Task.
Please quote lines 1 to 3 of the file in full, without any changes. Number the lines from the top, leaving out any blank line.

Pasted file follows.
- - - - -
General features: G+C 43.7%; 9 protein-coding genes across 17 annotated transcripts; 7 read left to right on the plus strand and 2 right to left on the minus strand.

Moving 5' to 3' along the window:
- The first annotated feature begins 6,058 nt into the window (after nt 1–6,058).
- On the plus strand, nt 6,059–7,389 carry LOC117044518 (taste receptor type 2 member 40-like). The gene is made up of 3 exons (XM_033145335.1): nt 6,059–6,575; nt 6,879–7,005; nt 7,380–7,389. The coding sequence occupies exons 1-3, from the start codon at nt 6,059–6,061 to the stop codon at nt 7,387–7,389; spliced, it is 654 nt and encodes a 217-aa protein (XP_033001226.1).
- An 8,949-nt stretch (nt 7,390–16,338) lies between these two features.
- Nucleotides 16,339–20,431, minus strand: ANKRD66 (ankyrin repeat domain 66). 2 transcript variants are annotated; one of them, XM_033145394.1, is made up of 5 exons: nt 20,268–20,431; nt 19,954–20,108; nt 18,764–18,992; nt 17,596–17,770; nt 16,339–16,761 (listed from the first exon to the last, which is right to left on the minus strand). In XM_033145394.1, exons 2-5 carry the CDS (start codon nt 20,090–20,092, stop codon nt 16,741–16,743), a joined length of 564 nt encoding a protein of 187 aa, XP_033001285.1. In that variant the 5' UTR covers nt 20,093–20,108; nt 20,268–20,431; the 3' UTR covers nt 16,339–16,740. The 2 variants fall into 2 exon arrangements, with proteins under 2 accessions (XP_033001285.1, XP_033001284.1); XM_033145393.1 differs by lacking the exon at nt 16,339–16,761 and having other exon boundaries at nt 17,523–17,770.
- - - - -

General features: G+C 43.7%; 9 protein-coding genes across 17 annotated transcripts; 7 read left to right on the plus strand and 2 right to left on the minus strand.

Moving 5' to 3' along the window:
- The first annotated feature begins 6,058 nt into the window (after nt 1–6,058).